By The Editor
November 16, 2007 - 16:00
|A Gilbert page from an upcoming story.|
LOVE AND ROCKETS MOVES TO ANNUAL, BOOK-SIZE FORMAT IN 2008
After 25 years of being published in a traditional saddle-stitched magazine format released three or more times a year – first in the magazine-sized VOLUME I (50 issues, 1982-1996) and then in the comic book sized VOLUME II (20 issues, 2000-2007) – the award-winning Love and Rockets comic book series will go on hiatus effective immediately and return next summer in its third incarnation, as a series of all-original, graphic novel-length releases.
Each annual volume will comprise at least 100 pages of all-new comics, split evenly between its creators, Gilbert, Jaime (and sometimes Mario) Hernandez. (The 21st issue of Volume 2, announced in #20, will now become part of Vol. III #1.)
"This new format will allow the Bros. to present longer stories without having to chop them down into bite-size pieces," said Fantagraphics publisher Gary Groth. "In today's graphic novel-oriented world, readers (and cartoonists) are increasingly impatient with this sort of serialization, especially in the case of L&R where, because of the split nature of the book, each artist has only 15 pages."
"This is a pretty exciting prospect, creative-wise," Gilbert Hernandez agrees. "I've enjoyed working in the New Tales of Palomar format [Gilbert's three-issue solo series published under the Ignatz imprint from Fantagraphics], where I don't have to worry about editing 24 page stories to 14 or 12 pages any more. I've got 50 pages to go wild with in Vol. III, #1. Later I might do a whole 50 page story in one issue, and return some of the Palomar characters in long single pieces. I planned to stop with the Palomar characters, but only because of the serializing problem; now it's a different game. I am very, very inspired here!"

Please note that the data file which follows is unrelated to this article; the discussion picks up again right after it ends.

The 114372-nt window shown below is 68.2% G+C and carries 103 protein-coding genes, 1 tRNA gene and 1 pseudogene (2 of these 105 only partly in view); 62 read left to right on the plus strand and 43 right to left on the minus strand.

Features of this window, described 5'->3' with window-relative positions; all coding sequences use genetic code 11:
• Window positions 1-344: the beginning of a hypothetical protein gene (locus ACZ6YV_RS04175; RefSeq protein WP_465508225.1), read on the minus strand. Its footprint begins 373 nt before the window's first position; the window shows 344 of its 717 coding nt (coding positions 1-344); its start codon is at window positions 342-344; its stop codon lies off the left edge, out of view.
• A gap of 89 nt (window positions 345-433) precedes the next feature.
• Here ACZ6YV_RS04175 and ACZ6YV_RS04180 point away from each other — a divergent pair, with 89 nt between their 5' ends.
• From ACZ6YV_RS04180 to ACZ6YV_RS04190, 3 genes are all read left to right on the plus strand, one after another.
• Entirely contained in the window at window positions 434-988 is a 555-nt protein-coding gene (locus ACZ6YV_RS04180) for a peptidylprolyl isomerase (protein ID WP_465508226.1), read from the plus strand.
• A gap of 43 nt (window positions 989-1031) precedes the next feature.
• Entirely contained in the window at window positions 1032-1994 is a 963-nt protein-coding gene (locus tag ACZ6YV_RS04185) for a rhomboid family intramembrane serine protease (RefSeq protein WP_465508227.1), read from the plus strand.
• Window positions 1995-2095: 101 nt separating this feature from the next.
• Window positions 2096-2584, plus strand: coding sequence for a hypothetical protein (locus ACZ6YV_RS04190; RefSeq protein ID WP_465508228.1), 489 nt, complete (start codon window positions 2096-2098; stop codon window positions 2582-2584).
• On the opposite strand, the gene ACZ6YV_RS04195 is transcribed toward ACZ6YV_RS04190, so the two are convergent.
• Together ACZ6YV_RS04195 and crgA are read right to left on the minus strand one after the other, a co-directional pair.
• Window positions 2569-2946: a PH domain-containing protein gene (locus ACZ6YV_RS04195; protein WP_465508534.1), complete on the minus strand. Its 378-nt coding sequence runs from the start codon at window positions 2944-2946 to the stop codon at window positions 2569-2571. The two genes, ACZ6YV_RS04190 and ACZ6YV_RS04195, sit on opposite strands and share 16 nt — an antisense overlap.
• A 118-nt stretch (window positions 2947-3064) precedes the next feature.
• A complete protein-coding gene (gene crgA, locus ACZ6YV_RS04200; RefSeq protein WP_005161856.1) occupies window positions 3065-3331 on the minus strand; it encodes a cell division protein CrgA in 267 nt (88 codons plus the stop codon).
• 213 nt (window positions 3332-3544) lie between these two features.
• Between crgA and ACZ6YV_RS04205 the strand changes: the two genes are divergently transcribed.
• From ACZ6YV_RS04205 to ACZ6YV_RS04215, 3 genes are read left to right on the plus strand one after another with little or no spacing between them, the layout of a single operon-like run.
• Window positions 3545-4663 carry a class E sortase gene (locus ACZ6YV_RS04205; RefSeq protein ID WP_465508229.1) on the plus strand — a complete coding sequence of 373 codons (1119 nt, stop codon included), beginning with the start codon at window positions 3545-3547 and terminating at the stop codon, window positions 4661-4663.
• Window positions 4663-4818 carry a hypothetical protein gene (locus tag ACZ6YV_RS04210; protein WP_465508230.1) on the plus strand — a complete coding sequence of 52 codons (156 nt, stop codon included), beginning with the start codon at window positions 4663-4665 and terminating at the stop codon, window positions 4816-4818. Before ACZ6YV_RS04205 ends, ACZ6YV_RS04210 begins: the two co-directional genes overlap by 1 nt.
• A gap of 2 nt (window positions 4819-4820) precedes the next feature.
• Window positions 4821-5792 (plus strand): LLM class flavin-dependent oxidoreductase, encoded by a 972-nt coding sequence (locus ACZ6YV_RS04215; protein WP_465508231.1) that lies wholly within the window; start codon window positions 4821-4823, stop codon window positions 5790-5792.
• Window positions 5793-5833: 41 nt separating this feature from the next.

|A Jaime page from an upcoming story.|
Aside from the creative advantages of the new format, 2007's highly successful repackaging of Love and Rockets Volume I into seven smaller, thicker books (the seventh, Amor Y Cohetes, will be released in June 2008) revealed a large untapped audience for Love and Rockets that was not being reached with the comic books, which were exclusively available in the direct sales market. "We wanted to be able to reach those readers who aren't near a comics shop with, specifically, the new LR material," says Fantagraphics sales director Greg Zura -- "and we wanted it to be available through Amazon.com and similar on-line book-selling services. Moving to a 'spine' format gives us this option."
"We discovered with The ACME Novelty Library that opening up the periodical to the book trade doesn't inhibit sales in the direct market," said Fantagraphics Director of Publicity Eric Reynolds. "If anything, it breaks the audience wide open."
This does not mean that each volume is entirely self-contained; for instance, Jaime's first big story will actually be a two-parter extending across the first two issues of L&R Volume III. "I'm really excited about this format," says Jaime Hernandez. "It works perfectly with the current story I'm working on. I was afraid the story's length would turn some readers off running for six chapters in the old format."